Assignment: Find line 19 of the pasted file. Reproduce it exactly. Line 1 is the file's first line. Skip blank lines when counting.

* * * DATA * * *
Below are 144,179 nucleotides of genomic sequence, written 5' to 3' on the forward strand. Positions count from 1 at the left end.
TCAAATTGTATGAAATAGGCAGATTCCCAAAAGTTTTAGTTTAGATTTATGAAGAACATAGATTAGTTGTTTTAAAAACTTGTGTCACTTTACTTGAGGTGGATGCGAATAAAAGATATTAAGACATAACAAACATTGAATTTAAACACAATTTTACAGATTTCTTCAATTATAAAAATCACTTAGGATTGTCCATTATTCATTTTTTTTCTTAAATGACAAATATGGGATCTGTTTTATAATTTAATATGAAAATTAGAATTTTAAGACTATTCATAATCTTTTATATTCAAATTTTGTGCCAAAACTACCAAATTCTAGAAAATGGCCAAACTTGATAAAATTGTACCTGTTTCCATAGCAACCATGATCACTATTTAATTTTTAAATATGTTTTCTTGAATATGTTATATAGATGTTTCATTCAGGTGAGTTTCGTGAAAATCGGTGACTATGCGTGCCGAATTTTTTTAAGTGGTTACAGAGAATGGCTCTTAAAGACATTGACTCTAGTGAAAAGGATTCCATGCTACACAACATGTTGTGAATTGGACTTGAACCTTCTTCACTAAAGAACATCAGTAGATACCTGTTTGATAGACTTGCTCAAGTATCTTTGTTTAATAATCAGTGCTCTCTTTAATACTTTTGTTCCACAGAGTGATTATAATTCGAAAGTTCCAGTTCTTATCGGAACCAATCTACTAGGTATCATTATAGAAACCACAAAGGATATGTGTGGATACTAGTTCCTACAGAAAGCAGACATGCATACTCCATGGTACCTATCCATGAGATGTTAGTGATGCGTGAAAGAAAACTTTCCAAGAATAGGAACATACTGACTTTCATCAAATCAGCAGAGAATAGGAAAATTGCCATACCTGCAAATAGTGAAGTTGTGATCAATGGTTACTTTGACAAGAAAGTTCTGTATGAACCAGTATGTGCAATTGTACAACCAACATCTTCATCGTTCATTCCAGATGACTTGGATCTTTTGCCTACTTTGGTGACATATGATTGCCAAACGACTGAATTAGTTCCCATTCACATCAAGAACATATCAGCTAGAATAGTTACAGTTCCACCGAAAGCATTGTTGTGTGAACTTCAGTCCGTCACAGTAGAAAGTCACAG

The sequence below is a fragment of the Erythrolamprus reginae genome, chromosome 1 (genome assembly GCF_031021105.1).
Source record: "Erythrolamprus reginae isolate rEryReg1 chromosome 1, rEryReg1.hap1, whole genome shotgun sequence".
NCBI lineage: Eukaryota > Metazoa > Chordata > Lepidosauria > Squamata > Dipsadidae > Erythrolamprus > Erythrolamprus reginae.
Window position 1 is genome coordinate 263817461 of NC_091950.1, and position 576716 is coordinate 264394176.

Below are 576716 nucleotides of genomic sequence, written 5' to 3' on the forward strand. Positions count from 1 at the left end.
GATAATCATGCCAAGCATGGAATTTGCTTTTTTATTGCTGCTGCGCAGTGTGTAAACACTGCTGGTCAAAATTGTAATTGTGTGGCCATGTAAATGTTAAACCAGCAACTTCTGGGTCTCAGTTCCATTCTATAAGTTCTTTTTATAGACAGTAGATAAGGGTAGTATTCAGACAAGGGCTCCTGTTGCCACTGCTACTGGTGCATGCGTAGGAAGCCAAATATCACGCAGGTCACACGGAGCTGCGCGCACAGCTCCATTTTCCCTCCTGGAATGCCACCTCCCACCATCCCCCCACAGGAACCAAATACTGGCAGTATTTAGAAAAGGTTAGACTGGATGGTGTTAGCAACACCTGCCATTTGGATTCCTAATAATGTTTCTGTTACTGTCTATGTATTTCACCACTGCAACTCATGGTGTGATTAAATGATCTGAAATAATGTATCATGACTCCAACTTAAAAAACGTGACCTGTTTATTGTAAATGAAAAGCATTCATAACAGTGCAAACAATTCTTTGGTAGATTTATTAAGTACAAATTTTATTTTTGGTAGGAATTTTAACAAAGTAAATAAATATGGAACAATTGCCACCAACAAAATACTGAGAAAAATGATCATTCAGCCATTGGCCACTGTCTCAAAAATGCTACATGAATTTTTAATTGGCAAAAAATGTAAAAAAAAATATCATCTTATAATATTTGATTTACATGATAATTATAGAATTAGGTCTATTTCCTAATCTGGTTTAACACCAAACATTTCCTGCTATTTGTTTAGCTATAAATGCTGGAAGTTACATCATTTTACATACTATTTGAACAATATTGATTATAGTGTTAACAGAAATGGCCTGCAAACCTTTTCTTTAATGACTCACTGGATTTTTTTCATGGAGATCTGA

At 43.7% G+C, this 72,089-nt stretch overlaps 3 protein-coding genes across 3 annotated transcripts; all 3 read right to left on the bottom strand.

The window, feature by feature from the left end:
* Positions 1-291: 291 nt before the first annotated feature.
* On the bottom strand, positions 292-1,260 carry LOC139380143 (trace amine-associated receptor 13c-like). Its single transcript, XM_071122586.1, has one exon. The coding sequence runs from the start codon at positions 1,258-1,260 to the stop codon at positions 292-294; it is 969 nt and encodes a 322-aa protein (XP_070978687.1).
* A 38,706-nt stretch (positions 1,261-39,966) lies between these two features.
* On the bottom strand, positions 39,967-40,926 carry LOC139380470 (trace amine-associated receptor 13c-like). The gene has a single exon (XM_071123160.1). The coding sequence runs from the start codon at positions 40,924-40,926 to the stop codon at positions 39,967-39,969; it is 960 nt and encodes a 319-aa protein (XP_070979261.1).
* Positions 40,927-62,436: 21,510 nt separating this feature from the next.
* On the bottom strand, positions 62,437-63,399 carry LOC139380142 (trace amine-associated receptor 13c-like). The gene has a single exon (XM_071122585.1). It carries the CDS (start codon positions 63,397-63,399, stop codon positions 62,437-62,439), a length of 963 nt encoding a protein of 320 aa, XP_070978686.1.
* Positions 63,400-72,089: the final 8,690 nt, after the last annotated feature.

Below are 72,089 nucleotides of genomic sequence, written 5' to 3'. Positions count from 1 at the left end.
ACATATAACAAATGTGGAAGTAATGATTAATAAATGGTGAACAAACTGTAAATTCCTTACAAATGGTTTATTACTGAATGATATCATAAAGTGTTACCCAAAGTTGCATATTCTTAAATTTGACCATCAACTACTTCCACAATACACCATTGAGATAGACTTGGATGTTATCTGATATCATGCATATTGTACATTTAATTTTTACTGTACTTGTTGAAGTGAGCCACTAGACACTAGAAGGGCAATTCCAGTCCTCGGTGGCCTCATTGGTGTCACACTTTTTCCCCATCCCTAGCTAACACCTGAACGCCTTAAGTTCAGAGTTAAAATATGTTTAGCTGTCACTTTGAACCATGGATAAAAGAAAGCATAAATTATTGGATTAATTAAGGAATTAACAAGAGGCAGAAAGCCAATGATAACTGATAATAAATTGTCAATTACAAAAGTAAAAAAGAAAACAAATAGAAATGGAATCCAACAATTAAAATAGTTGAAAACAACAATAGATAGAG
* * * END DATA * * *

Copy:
ACATATAACAAATGTGGAAGTAATGATTAATAAATGGTGAACAAACTGTAAATTCCTTACAAATGGTTTATTACTGAATGATATCATAAAGTGTTACCCAAAGTTGCATATTCTTAAATTTGACCATCAACTACTTCCACAATACACCATTGAGATAGACTTGGATGTTATCTGATATCATGCATATTGTACATTTAATTTTTACTGTACTTGTTGAAGTGAGCCACTAGACACTAGAAGGGCAATTCCAGTCCTCGGTGGCCTCATTGGTGTCACACTTTTTCCCCATCCCTAGCTAACACCTGAACGCCTTAAGTTCAGAGTTAAAATATGTTTAGCTGTCACTTTGAACCATGGATAAAAGAAAGCATAAATTATTGGATTAATTAAGGAATTAACAAGAGGCAGAAAGCCAATGATAACTGATAATAAATTGTCAATTACAAAAGTAAAAAAGAAAACAAATAGAAATGGAATCCAACAATTAAAATAGTTGAAAACAACAATAGATAGAG